The Arboretum

Joseph Mariglio
Michael Craig Clemow

The Arboretum is a homemade supercomputer, designed for making music.


Classes Frameworks for Interactive Sound

The Arboretum is (at least at present) a network of 13 Linux-based computers, connected by a network. There is one "server,""head" or "queen" node, which acts as a gateway for the 12 "client,""compute," or "worker" nodes. The sound-card output of all of the worker nodes (and the server node) is mixed together on a mixing board. You can think of the worker nodes as musicians and the head node as a conductor, if you like. Sometimes we do.
A parallel architecture in a sound-making context allows us to execute computationally intensive tasks in a shorter amount of time. To prove our point, we will re-synthesize a recording of a participant's voice using spectral grains (very small audio pieces) derived from some other sound source, such as a teakettle, a cat's meow, or the sound of shattering glass.

We're following a fairly well-established computer music tradition, in which Curtis Roads is a huge figurehead. Utilizing the ubiquity and the power of the computer to make sound has a long history. Parallel computing, however, has played a relatively smaller role in this field than it has in that of its visual cousin.

Any research into the field of compute clusters and "Beowulf" supercomputers will lead you inevitably into a world of optimizations and engineering principles, requiring knowledge of low-level tools and system design theory that would usually scare off even the most intrepid sound designer or artist. We have declared a sort of "renaissance" in distributed computing and decided to dispense with the formalities of engineering practice to embrace an attitude more suited to rapid prototyping of software with higher level tools. We substitute ChucK, SuperCollider and Python for C and OSC for MPI or other low-level message passing schemes.

While our target audience for the end of this project will be anyone who wants to make and enjoy music and sound using new technology, in its current state we realize that our project will mainly interest people who are already interested in computer music or from an engineering perspective, people whose interest lies in the use of clusters for computing purposes. For others the demonstration of the power of such a system will remain a curiosity and, we hope, a memorable one.

User Scenario
To demonstrate the power of the system, we will take a voice sample from an interested participant and re-synthesize the recording using a technique known as "Granular Synthesis." The source material for the re-synthesis can be any other sound (e.g. a cat's meow, the sound of broken glass).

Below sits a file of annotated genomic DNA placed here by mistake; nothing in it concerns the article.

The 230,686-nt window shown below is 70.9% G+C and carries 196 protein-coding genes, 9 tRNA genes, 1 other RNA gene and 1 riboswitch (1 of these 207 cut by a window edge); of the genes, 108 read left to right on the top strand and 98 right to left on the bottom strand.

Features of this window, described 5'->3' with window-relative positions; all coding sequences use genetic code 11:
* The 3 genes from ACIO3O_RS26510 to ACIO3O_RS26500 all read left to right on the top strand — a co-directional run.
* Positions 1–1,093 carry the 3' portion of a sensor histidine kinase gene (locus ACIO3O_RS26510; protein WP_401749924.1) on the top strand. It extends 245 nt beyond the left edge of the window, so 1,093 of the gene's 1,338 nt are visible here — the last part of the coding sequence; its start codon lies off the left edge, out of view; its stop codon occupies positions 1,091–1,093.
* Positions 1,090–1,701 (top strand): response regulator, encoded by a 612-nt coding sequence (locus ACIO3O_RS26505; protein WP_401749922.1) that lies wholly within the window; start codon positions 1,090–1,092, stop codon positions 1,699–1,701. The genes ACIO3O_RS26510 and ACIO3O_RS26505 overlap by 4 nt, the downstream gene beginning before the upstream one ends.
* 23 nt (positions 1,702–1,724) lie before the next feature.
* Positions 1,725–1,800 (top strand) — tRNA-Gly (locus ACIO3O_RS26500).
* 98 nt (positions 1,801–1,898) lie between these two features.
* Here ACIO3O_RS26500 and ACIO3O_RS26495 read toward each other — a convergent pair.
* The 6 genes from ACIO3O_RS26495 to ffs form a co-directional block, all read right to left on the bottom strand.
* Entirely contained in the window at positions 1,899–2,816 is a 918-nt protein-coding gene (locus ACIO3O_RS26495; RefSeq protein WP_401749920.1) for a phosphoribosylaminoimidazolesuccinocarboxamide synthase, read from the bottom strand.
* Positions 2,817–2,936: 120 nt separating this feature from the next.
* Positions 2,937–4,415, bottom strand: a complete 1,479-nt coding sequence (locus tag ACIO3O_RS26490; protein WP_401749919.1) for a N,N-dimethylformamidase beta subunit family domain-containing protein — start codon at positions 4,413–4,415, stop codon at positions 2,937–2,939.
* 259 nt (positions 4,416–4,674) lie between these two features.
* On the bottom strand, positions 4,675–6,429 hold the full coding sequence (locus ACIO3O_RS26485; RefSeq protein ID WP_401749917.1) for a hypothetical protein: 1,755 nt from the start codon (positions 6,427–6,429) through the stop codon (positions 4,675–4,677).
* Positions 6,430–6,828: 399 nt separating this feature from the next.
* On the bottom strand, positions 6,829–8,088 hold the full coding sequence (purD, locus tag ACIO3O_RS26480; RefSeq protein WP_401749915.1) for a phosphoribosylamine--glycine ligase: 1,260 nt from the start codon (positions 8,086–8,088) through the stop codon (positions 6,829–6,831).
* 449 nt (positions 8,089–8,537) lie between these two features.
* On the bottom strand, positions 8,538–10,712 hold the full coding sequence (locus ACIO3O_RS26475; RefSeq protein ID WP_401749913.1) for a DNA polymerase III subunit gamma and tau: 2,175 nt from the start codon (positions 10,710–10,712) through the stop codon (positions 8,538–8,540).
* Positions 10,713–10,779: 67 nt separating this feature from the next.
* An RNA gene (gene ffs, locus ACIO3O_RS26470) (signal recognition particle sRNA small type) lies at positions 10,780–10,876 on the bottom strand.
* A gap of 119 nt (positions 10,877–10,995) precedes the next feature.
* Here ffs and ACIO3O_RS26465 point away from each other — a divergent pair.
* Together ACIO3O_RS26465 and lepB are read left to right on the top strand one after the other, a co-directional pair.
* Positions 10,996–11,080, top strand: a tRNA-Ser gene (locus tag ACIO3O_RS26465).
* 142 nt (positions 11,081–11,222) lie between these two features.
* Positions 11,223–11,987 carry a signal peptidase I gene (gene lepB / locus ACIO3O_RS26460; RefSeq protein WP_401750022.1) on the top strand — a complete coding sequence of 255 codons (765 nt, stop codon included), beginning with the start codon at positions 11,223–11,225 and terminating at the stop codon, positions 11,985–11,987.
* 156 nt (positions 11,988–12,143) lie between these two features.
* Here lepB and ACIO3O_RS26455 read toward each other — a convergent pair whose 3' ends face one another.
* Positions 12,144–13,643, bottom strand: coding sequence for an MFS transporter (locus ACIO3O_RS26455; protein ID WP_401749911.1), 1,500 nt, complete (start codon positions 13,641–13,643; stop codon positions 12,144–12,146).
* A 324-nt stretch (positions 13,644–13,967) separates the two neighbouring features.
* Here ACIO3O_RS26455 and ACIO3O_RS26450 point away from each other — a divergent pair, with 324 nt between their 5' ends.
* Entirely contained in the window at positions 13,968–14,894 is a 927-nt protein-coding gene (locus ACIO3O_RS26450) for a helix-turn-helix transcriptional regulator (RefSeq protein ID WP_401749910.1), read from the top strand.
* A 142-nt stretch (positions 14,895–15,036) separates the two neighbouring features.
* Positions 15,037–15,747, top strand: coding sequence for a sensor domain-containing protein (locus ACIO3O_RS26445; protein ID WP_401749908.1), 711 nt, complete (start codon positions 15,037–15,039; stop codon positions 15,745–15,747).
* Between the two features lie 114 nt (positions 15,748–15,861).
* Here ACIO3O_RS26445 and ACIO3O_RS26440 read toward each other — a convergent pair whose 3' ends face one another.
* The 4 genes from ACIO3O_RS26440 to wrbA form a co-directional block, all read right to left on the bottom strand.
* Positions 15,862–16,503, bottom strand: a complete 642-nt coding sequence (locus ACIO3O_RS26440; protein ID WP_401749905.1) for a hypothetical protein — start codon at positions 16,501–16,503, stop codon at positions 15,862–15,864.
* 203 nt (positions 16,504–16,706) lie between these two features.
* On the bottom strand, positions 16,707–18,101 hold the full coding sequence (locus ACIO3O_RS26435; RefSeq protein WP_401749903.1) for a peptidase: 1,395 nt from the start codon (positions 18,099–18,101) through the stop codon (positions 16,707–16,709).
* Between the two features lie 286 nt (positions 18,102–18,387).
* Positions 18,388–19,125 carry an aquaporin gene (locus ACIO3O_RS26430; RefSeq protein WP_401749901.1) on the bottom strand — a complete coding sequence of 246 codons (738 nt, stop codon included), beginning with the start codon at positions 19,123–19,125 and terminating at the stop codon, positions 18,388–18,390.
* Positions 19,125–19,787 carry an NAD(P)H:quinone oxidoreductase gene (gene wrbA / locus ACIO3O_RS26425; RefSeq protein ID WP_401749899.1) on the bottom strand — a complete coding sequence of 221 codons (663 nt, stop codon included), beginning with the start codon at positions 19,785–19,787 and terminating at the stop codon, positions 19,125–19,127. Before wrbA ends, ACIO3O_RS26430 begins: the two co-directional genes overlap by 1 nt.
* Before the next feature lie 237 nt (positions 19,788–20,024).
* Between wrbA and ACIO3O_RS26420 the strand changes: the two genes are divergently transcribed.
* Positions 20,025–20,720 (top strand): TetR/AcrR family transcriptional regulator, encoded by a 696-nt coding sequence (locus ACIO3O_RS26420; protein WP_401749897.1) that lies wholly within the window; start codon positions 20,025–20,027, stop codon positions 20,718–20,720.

The hardware consists of 6 Pentium-4 based machines with at around 1Gb of RAM each and 7 AMD Athlon XP machines with 256Mb of RAM a piece. One of the P4 machines is the server node, managing the others. One of the AMD machines is our database server, which is designed to be used for data set sonification projects.

On the software side is a technology stack created from open source projects: 64Studio - a Debian-based multimedia Linux distribution highly optimized for low-latency audio, SuperCollider - a mature and powerful high-level audio synthesis language derived from SmallTalk, and ChucK - a newer live-coding audio language being developed at Princeton. The system's concurrency model uses Open Sound Control (OSC) as a message passing protocol over a closed fast ethernet network. Custom built software will do the actual re-synthesis of the participant's voice. This algorithm is mainly written in SuperCollider at present.

While parallel computing multiplies the power of your software by distributing the load across multiple processors, it also multiplies the designers' problems by the same factors. The amount of time that was required just to set up the hardware was shocking. Also converting algorithms to run across these machines on a network proved fairly tough. While ChucK was primed for this environment, the older SuperCollider required a bit of trial and error. Administrating the network also proved to be orders of magnitude more complex than just administrating a single computer. We hope the payoff is worth the effort. We think it will be.